Ankle-length dresses and trousers, layered silhouettes, headscarves with graphic prints, veil kinis: the first edition of Amsterdam Modest Fashion Week was organized in the Netherlands on 13, 14 and 15 December. The event took place under the glass roof of Passenger Terminal Amsterdam.
First Modest Fashion Week in the Netherlands
Ankle-length dresses and trousers,
layered silhouettes, headscarves with graphic prints, veil kinis: the first
edition of Amsterdam Modest Fashion Week was organized in the Netherlands on
13, 14 and 15 December.
The event took place under the
glass roof of the Passenger Terminal in Amsterdam. Where groups of cruise
passengers usually made their way to the quay, a wide catwalk was rolled out.
There were also workshops, lectures, stands and an exhibition. Designers and
artists from all over the world took part in the weekend: from Denmark to
Malaysia and Russia to Great Britain.
Amsterdam Modest Fashion Week was
organized by Franka Soeria and Özlem Şahin, two young female entrepreneurs who
set up the Think Fashion platform together. They organized Modest Fashion Weeks
in Istanbul, London, Dubai and Jakarta – and brought them to Amsterdam this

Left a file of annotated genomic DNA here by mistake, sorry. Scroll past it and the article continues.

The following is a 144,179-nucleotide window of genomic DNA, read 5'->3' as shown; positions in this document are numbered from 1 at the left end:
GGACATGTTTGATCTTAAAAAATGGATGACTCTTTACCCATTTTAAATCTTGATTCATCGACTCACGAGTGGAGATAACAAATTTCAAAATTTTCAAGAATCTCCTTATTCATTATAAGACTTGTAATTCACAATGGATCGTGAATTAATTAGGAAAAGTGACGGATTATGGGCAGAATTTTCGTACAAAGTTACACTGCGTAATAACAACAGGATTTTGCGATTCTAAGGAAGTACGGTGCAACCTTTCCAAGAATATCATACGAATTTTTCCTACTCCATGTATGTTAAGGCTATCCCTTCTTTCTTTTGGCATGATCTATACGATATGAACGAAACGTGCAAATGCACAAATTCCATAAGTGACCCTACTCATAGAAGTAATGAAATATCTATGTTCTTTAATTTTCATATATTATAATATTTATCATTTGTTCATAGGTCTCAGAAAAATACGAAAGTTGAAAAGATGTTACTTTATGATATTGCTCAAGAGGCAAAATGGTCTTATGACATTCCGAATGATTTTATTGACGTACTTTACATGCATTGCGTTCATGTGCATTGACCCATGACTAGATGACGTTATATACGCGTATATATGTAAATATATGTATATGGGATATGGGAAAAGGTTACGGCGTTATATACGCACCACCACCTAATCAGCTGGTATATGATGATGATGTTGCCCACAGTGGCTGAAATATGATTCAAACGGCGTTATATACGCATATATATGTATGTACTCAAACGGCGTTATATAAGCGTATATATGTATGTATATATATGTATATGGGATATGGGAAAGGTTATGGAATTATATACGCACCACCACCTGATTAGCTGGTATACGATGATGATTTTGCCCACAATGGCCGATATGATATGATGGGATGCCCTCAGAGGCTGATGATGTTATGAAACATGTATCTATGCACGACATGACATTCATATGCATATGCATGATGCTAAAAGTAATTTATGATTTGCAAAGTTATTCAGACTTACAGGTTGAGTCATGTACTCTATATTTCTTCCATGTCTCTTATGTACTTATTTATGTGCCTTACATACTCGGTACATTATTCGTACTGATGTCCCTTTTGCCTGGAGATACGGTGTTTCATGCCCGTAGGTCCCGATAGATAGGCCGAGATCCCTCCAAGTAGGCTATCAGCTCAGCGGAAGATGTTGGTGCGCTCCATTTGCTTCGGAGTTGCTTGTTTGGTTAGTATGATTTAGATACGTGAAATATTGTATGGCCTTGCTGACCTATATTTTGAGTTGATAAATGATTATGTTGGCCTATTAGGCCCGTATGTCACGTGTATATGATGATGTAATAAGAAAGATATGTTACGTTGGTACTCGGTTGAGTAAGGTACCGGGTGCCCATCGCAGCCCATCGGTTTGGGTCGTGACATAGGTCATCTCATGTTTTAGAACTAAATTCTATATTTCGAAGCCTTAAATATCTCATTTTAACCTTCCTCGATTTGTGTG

weekend. “This city represents a new form of coolness and new hope. It is a
diverse, multicultural and tolerant place, “explained Soeria in the press
release announcing Amsterdam Modest Fashion Week. “On the other hand,
Amsterdam also has a huge consumer target group for modest fashion.”
For the event, Soeria and Sahin worked together with one of
the largest Dutch fashion fashion retailers, Clash of Brands, formerly known as
retail duo Hazanah and Nesci. Under the joint name HazanahxNesci, from 2015 the
retailers repeatedly opened modest fashion pop-up stores in The Hague. Nesci
founder of Enaam Ahmed Ali was initially looking for modern fashion clothing
from a religious point of view. But, Ahmed told NOS on Saturday in an
interview: “We soon discovered that non-believers were also interested in
modest fashion. That need was universal.”
This weekend, various designers and
artists shared their vision of fashion fashion with a Dutch audience. Among
them were the Dutch Studio Maqam, the Jordanian Veilkini, the German Hijabi,
the Malaysian Ummiriaz, the Indonesian Jawhara Syari, the Turkish Trapezzi –
and many others.
“Modest” literally translates to “modest.” Indeed, much of the clothing during this fashion weekend is covering, with long sleeves, high-necked necks and a loose fit. But “modest” does not necessarily mean restraint: modest fashion can also be progressive in a fashion world where tight and revealing dominate the streets – think skinny jeans, denim shorts and spaghetti straps – and longer, wider clothing is harder to find. According to Rajae el Mouhandiz, for example, the artist and theater maker behind the ‘Modest Fashion’ exhibition at the Stedelijk Museum Schiedam, the core of modest fashion is not a conservative call for more coverage, but rather a celebration of the freedom to choose for yourself covered or uncovered.